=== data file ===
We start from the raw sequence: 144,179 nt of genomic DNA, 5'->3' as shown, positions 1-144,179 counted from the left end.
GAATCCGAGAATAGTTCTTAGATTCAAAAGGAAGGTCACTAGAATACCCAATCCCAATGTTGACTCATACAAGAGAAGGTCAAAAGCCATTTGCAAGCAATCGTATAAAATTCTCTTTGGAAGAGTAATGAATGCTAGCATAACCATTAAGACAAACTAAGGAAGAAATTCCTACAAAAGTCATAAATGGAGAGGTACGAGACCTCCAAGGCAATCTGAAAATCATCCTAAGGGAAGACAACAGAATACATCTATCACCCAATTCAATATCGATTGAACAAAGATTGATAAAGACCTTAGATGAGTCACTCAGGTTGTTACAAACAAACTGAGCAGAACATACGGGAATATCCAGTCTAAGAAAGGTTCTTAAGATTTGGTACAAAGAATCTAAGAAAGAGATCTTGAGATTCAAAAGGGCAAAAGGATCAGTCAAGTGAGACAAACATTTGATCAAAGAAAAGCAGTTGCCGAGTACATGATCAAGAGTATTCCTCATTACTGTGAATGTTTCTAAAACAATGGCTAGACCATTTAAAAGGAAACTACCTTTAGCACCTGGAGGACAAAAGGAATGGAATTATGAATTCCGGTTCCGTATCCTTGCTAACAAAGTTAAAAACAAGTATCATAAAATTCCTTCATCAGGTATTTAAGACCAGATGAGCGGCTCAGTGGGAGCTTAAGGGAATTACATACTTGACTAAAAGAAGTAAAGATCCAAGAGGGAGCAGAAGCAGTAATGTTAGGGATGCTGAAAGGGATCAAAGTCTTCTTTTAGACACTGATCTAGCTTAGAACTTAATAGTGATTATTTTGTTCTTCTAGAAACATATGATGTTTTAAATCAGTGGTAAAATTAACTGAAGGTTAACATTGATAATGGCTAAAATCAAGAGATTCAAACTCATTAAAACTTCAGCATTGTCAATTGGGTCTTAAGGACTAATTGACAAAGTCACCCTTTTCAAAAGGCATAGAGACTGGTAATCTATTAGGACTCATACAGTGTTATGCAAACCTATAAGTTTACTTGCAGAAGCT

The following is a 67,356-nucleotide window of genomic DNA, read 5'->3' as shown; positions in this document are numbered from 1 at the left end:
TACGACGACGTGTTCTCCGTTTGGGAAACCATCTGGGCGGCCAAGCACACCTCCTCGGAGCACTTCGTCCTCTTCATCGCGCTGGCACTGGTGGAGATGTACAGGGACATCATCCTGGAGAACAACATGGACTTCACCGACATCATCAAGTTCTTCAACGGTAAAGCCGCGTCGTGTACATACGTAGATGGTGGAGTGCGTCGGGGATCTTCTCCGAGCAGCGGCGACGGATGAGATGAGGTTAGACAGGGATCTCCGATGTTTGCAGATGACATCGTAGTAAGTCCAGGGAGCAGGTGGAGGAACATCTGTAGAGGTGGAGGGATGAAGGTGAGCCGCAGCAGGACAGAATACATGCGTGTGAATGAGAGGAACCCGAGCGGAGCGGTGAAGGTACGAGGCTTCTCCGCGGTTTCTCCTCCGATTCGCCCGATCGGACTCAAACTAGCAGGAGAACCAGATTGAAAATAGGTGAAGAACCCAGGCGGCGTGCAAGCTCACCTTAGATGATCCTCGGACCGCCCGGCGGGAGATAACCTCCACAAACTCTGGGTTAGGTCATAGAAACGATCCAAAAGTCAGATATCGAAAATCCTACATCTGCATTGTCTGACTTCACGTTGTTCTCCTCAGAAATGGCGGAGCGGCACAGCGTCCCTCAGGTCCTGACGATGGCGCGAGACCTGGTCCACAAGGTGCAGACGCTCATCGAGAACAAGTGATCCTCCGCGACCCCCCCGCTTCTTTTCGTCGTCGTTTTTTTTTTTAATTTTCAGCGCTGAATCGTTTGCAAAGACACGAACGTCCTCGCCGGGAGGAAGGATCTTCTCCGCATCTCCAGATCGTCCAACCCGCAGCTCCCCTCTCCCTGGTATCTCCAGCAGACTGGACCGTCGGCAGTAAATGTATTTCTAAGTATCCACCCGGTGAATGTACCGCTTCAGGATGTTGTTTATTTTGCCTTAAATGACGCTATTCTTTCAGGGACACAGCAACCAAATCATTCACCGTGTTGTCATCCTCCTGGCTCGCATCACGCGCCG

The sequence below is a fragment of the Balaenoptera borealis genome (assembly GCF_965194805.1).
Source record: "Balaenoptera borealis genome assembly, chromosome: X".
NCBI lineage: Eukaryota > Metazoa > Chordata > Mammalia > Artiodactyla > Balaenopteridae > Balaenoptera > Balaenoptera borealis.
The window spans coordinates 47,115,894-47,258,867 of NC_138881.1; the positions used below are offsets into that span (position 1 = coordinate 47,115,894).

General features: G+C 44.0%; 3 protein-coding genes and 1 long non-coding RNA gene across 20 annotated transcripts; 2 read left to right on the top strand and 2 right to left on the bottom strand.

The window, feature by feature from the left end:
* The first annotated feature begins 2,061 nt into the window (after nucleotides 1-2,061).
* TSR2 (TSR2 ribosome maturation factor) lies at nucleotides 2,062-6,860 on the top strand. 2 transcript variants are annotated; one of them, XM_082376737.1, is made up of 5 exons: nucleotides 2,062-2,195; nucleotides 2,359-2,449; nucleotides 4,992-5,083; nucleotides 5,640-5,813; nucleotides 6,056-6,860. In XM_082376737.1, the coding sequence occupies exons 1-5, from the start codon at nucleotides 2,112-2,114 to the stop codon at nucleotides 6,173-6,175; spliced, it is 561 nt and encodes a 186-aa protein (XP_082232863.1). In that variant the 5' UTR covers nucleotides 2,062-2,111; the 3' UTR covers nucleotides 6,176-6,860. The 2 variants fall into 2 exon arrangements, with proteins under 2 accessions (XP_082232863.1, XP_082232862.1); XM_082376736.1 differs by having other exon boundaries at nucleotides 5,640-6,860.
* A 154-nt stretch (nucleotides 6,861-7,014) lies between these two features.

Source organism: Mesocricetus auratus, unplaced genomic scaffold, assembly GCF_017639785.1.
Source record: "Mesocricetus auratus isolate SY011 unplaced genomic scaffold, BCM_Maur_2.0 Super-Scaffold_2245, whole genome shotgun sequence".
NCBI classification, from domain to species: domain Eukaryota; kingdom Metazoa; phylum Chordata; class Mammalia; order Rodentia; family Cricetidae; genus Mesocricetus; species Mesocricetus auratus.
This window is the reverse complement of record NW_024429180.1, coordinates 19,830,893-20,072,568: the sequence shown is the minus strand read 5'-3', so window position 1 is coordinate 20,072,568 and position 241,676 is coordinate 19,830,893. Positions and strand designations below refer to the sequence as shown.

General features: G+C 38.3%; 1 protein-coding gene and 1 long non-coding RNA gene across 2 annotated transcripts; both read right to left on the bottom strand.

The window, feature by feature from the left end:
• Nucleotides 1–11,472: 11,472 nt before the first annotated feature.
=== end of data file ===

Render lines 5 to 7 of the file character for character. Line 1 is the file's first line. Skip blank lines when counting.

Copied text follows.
The sequence below is a fragment of the Balaenoptera borealis genome (assembly GCF_965194805.1).
Source record: "Balaenoptera borealis genome assembly, chromosome: X".
NCBI lineage: Eukaryota > Metazoa > Chordata > Mammalia > Artiodactyla > Balaenopteridae > Balaenoptera > Balaenoptera borealis.